...its loss of signal issue is even more noticeable than the iPhone 4's with any touches to the lower section resulting in a loss of signal...I haven't had a chance to field-test an iPhone 4, but I find my N1 holds a signal substantially better than both my old Samsung flip-phone (M510, Telecom CDMA) and a Sharp GX-10 (Vodafone). Coverage area seems to be slightly better than the GX-10. Cupping the bottom of the phone does sometimes decrease the available signal a little bit (between 0 & 10 dBm, depending on location), but not enough to affect performance. It will reliably hold a connection for both calls and data, on both GSM, EDGE, and WCDMA, all the way down to -113dBm.

I don't know how the iPhone 4 would fare under those signal conditions, but my guess is that due to the antenna design it will have slightly better coverage than the N1, but at the expense of a significantly larger signal drop if you hold it the wrong way.


...and the battery life is abysmal comparatively...Definitely haven't found this - my N1 seems to get fairly similar battery life to an iPhone 3GS. Once again, this makes me suspicious you were running a task killer...

I've owned my N1 since the beginning of March, and would choose it over an iPhone anyday - in my personal opinion it leaves the iPhone for dead - but it's definitely a matter of preference. Android and iOS have very different philosophies governing their design and limitations, and as such there's a huge difference between the two platforms.

Darkstar09: No contest, the 3GS is a much better phone than the 3G. If you must get an iPhone, go for the 3GS.

lagbort
06-09-2010, 08:48 AM
Out of interest, were you running a task killer of some description? I can't say mine has ever felt laggy - my experience of the N1 has been that the performance is substantially better than an iPhone 3GS, and noting your comment of 'even with the memory cleared', I have a sneaky suspicion that your problems were self-inflicted.

was running a task killer when I first got the phone on the advice of people on the nexus one forums but stopped using it after a couple of weeks or so due to sheer laziness.

when I said memory cleared i was meaning manually closing unnecessary programs in the native android application manager.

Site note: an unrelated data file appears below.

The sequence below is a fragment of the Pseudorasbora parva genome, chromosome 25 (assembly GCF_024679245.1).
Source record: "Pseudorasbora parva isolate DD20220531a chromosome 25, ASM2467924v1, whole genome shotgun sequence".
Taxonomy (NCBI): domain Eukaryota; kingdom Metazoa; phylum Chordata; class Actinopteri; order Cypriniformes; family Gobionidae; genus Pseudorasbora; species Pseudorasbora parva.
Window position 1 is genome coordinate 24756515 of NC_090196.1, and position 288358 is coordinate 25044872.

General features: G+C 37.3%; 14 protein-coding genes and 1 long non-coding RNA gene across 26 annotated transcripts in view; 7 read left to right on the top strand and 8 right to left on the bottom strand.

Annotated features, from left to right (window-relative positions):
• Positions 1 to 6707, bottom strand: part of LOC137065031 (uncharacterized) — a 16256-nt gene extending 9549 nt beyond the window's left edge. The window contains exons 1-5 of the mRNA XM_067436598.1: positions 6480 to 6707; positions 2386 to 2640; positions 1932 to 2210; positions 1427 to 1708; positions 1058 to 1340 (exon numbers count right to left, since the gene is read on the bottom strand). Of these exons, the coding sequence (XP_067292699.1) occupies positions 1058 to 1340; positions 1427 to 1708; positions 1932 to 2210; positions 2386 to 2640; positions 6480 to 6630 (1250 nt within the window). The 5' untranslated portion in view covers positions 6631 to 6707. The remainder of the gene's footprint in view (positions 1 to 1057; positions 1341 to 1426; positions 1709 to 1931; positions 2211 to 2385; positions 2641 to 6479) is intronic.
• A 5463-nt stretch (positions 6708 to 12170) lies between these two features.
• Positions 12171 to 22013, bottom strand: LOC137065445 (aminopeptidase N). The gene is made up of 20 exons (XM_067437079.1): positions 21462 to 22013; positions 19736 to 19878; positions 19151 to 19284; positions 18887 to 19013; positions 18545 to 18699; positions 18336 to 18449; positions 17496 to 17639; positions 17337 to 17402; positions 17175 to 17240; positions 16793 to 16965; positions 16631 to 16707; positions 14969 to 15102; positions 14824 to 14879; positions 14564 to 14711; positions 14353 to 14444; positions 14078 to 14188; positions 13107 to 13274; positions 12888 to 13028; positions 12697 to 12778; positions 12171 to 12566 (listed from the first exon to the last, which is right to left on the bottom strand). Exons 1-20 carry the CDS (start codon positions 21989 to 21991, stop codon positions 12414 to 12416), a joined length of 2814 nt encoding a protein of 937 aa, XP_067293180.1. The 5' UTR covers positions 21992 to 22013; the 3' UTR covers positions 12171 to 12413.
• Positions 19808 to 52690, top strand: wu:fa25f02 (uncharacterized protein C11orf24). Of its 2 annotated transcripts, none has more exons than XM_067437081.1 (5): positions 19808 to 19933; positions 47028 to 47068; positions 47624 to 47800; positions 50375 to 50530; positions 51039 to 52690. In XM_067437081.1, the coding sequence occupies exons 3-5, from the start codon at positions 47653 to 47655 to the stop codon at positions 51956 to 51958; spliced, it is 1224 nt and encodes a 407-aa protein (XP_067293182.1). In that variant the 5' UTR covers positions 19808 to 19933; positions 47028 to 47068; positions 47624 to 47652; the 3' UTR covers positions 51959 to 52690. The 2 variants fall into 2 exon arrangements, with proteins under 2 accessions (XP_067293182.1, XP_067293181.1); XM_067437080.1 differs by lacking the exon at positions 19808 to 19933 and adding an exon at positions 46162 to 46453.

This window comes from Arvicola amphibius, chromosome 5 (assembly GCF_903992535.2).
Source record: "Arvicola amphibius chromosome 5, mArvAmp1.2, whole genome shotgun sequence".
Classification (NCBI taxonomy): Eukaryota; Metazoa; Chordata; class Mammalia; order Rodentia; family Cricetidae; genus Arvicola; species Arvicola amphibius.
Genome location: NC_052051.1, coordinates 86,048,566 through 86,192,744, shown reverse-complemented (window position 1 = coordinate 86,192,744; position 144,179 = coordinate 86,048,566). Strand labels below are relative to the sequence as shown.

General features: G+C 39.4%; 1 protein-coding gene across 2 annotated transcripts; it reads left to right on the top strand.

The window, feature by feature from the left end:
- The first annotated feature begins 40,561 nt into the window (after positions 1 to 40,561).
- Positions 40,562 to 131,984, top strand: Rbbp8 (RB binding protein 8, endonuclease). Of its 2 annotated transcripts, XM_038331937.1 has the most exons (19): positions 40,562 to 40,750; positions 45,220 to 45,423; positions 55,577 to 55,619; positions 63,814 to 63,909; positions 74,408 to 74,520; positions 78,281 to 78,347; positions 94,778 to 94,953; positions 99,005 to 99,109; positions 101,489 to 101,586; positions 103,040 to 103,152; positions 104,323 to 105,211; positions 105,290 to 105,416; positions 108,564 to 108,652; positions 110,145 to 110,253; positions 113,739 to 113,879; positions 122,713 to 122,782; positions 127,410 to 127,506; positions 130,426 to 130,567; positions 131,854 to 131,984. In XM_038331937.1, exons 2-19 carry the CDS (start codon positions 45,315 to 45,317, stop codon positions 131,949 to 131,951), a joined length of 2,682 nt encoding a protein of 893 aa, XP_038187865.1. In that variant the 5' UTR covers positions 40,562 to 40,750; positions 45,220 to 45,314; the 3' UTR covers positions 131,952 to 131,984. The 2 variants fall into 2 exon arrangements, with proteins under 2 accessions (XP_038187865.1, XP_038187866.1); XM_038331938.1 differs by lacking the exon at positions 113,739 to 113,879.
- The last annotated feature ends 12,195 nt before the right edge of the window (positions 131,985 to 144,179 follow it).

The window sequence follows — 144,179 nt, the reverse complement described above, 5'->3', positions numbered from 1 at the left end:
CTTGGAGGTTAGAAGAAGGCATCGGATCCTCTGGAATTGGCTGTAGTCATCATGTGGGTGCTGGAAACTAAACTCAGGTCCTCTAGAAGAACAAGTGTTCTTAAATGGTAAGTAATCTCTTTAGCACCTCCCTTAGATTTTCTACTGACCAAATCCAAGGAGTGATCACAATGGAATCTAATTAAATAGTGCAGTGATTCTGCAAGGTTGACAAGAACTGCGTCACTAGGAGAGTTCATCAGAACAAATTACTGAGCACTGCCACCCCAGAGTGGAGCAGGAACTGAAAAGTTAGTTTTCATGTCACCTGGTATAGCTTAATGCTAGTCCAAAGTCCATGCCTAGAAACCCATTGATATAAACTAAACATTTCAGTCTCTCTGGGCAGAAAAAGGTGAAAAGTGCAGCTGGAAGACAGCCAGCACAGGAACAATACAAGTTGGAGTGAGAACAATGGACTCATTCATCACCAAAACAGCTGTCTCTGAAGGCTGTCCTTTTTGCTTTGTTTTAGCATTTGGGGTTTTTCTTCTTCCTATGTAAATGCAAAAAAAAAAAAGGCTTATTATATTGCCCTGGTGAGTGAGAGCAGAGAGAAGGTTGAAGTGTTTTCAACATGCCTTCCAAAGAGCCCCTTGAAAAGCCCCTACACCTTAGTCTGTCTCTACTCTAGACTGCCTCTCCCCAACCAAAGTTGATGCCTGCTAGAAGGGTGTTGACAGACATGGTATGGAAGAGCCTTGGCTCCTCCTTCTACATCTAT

It's also worth pointing out that Android 2.2 (FroYo) gave it a huge speed boost as compared to 2.1 (Eclair), due to the addition of a JIT compiler.
[QUOTE]
I was running 2.2 and noticed very little if any improvement from 2.1 to 2.2

[QUOTE=Erayd;947199]
Compared to a 2nd-gen iPod touch, I found the touch's digitizer slightly better, but they're both very good - no problems with accuracy or responsiveness from either device. The N1 does occasionally lose calibration if the screen undergoes a large temperature change, but briefly switching the screen off / on sorts it.


I found the nexus would always hit the button next to the one I was aiming for, maybe with enough time I could have gotten used to it, but what really annoyed me is when it was charging the bottom 2cm of the touch screen simply did not work and the rest of the screen would register hits almost as far away as possible from where I actually hit it.



I haven't had a chance to field-test an iPhone 4, but I find my N1 holds a signal substantially better than both my old Samsung flip-phone (M510, Telecom CDMA) and a Sharp GX-10 (Vodafone). Coverage area seems to be slightly better than the GX-10. Cupping the bottom of the phone does sometimes decrease the available signal a little bit (between 0 & 10 dBm, depending on location), but not enough to affect performance. It will reliably hold a connection for both calls and data, on both GSM, EDGE, and WCDMA, all the way down to -113dBm.

I don't know how the iPhone 4 would fare under those signal conditions, but my guess is that due to the antenna design it will have slightly better coverage than the N1, but at the expense of a significantly larger signal drop if you hold it the wrong way.

with my N1 and the one my friend bought any touches to the bottom brown plastic section on the back would cause an immediate drop of 4 or 5 bars of signal.